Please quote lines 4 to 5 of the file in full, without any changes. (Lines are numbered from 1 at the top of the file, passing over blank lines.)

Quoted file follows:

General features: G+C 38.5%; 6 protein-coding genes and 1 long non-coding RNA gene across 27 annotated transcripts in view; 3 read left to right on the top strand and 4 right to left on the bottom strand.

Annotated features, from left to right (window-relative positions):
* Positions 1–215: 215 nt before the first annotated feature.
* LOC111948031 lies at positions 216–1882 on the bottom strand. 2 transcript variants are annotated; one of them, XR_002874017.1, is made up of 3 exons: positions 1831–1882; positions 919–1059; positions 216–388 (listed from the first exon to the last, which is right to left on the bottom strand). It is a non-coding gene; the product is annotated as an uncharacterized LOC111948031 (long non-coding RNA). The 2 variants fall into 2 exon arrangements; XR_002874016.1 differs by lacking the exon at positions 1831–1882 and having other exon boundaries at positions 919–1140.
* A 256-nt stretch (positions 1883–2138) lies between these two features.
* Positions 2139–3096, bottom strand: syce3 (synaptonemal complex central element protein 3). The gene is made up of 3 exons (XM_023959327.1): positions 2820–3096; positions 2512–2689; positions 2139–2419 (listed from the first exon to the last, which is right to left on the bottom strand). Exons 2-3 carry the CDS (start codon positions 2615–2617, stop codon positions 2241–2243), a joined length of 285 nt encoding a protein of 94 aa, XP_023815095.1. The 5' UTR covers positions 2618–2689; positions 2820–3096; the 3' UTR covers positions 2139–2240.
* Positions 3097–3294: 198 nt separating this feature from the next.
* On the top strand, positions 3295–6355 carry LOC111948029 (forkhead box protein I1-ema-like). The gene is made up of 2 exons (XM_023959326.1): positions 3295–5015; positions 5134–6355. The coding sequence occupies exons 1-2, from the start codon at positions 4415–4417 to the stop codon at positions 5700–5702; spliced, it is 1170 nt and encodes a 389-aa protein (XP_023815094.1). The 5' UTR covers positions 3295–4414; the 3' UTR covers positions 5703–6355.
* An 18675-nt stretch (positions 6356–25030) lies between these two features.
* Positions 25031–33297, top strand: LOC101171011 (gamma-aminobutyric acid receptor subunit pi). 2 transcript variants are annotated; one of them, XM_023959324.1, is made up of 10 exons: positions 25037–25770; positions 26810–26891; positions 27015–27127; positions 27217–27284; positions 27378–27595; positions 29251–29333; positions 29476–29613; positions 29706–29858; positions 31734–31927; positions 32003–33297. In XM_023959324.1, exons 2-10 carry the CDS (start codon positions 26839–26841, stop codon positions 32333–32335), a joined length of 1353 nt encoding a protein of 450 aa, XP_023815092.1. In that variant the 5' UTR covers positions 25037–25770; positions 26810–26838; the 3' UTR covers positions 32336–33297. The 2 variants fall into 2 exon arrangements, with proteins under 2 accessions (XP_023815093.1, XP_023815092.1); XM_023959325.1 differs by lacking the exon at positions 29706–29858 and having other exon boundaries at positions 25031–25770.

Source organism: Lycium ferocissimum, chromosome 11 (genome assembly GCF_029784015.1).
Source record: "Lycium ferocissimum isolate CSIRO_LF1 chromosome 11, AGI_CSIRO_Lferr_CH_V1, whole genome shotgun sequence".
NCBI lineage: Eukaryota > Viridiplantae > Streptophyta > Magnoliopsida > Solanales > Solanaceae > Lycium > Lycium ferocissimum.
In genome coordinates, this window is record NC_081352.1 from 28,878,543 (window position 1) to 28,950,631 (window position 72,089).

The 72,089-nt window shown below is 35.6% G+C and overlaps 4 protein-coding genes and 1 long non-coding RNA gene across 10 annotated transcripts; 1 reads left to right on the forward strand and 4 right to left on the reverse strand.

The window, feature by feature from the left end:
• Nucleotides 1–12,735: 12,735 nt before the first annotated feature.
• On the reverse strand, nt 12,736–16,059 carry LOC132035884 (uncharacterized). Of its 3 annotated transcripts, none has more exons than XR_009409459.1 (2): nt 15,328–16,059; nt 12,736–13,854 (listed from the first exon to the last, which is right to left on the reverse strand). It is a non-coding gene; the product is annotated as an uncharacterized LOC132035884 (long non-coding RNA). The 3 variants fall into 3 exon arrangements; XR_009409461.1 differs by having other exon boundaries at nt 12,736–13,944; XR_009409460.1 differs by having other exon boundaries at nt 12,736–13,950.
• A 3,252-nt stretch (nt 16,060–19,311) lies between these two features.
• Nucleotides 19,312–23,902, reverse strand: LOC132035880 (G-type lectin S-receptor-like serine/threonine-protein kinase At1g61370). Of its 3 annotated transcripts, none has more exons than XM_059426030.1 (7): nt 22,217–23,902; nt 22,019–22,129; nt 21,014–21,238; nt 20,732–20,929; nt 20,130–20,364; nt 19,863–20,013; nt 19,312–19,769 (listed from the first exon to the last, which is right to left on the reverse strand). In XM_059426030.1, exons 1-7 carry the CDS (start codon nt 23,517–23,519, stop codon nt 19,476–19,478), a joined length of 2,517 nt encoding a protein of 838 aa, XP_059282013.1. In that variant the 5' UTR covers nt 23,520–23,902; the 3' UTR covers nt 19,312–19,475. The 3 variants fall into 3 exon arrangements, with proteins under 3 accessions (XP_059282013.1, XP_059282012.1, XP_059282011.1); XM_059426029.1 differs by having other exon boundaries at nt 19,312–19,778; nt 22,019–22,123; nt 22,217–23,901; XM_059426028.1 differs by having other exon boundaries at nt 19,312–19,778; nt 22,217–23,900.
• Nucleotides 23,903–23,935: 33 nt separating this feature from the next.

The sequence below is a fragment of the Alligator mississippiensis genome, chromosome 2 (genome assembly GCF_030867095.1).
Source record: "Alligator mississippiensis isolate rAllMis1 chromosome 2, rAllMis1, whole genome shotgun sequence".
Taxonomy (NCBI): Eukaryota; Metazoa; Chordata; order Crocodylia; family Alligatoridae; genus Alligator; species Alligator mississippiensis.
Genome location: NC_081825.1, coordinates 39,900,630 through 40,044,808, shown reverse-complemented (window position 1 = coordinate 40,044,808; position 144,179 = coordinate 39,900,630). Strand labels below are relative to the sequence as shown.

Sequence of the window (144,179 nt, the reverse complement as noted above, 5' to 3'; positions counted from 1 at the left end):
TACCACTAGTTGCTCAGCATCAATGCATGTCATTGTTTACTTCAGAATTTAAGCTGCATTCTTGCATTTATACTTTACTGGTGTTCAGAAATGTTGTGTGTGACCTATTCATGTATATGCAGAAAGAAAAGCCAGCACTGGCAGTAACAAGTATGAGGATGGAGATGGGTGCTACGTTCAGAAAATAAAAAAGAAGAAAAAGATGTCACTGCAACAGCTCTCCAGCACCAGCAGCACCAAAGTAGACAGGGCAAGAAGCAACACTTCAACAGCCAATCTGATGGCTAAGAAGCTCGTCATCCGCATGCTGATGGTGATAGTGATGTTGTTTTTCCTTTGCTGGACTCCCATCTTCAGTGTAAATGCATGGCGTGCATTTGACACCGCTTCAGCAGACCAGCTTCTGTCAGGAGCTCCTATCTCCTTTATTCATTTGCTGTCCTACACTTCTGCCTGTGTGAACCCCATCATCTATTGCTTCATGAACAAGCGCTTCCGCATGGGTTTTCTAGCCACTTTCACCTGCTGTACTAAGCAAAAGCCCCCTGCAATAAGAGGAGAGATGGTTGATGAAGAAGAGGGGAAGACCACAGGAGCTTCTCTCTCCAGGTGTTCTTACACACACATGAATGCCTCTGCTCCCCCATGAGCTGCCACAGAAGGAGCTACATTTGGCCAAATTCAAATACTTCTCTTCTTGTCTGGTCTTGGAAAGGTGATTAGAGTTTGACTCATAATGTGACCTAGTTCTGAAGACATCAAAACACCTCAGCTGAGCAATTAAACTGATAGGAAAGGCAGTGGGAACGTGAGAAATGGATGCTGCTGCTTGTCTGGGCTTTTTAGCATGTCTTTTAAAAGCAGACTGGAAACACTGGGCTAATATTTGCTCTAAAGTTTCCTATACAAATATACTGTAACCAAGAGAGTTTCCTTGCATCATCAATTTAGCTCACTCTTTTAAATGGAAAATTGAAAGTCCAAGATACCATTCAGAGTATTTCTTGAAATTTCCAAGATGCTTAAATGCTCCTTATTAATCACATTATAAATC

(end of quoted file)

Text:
* LOC111948031 lies at positions 216–1882 on the bottom strand. 2 transcript variants are annotated; one of them, XR_002874017.1, is made up of 3 exons: positions 1831–1882; positions 919–1059; positions 216–388 (listed from the first exon to the last, which is right to left on the bottom strand). It is a non-coding gene; the product is annotated as an uncharacterized LOC111948031 (long non-coding RNA). The 2 variants fall into 2 exon arrangements; XR_002874016.1 differs by lacking the exon at positions 1831–1882 and having other exon boundaries at positions 919–1140.
* A 256-nt stretch (positions 1883–2138) lies between these two features.